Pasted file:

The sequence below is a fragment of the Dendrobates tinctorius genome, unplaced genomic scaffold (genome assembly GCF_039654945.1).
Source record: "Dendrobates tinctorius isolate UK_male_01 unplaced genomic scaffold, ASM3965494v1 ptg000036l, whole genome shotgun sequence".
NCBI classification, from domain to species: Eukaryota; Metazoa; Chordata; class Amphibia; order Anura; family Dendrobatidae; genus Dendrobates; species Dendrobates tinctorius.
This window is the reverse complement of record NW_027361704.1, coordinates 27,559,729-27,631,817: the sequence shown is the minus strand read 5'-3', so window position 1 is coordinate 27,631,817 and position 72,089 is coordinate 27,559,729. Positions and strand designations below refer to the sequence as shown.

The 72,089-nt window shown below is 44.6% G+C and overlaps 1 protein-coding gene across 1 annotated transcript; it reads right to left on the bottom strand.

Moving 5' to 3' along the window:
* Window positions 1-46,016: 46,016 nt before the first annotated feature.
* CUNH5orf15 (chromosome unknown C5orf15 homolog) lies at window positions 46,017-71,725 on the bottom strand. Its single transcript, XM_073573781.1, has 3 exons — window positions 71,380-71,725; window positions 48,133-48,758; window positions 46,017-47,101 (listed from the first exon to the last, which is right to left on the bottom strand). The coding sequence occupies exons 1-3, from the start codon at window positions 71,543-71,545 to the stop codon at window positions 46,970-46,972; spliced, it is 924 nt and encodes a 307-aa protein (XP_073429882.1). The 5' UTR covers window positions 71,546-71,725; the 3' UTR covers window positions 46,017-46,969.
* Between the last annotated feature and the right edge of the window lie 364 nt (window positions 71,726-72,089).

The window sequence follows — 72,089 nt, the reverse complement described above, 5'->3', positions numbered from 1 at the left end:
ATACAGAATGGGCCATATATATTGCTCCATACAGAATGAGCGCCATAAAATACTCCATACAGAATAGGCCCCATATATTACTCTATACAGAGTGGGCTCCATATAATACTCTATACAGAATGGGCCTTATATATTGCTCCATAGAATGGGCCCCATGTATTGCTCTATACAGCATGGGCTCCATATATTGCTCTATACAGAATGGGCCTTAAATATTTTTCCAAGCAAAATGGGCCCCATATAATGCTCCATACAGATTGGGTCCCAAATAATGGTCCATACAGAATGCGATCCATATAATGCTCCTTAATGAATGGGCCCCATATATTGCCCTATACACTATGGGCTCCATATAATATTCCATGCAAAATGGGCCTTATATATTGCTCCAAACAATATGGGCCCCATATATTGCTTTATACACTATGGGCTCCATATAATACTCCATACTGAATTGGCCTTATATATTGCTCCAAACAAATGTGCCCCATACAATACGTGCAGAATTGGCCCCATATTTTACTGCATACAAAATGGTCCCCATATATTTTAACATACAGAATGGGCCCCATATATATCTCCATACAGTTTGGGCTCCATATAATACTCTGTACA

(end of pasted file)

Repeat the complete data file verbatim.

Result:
The sequence below is a fragment of the Dendrobates tinctorius genome, unplaced genomic scaffold (genome assembly GCF_039654945.1).
Source record: "Dendrobates tinctorius isolate UK_male_01 unplaced genomic scaffold, ASM3965494v1 ptg000036l, whole genome shotgun sequence".
NCBI classification, from domain to species: Eukaryota; Metazoa; Chordata; class Amphibia; order Anura; family Dendrobatidae; genus Dendrobates; species Dendrobates tinctorius.
This window is the reverse complement of record NW_027361704.1, coordinates 27,559,729-27,631,817: the sequence shown is the minus strand read 5'-3', so window position 1 is coordinate 27,631,817 and position 72,089 is coordinate 27,559,729. Positions and strand designations below refer to the sequence as shown.

The 72,089-nt window shown below is 44.6% G+C and overlaps 1 protein-coding gene across 1 annotated transcript; it reads right to left on the bottom strand.

Moving 5' to 3' along the window:
* Window positions 1-46,016: 46,016 nt before the first annotated feature.
* CUNH5orf15 (chromosome unknown C5orf15 homolog) lies at window positions 46,017-71,725 on the bottom strand. Its single transcript, XM_073573781.1, has 3 exons — window positions 71,380-71,725; window positions 48,133-48,758; window positions 46,017-47,101 (listed from the first exon to the last, which is right to left on the bottom strand). The coding sequence occupies exons 1-3, from the start codon at window positions 71,543-71,545 to the stop codon at window positions 46,970-46,972; spliced, it is 924 nt and encodes a 307-aa protein (XP_073429882.1). The 5' UTR covers window positions 71,546-71,725; the 3' UTR covers window positions 46,017-46,969.
* Between the last annotated feature and the right edge of the window lie 364 nt (window positions 71,726-72,089).

The window sequence follows — 72,089 nt, the reverse complement described above, 5'->3', positions numbered from 1 at the left end:
ATACAGAATGGGCCATATATATTGCTCCATACAGAATGAGCGCCATAAAATACTCCATACAGAATAGGCCCCATATATTACTCTATACAGAGTGGGCTCCATATAATACTCTATACAGAATGGGCCTTATATATTGCTCCATAGAATGGGCCCCATGTATTGCTCTATACAGCATGGGCTCCATATATTGCTCTATACAGAATGGGCCTTAAATATTTTTCCAAGCAAAATGGGCCCCATATAATGCTCCATACAGATTGGGTCCCAAATAATGGTCCATACAGAATGCGATCCATATAATGCTCCTTAATGAATGGGCCCCATATATTGCCCTATACACTATGGGCTCCATATAATATTCCATGCAAAATGGGCCTTATATATTGCTCCAAACAATATGGGCCCCATATATTGCTTTATACACTATGGGCTCCATATAATACTCCATACTGAATTGGCCTTATATATTGCTCCAAACAAATGTGCCCCATACAATACGTGCAGAATTGGCCCCATATTTTACTGCATACAAAATGGTCCCCATATATTTTAACATACAGAATGGGCCCCATATATATCTCCATACAGTTTGGGCTCCATATAATACTCTGTACA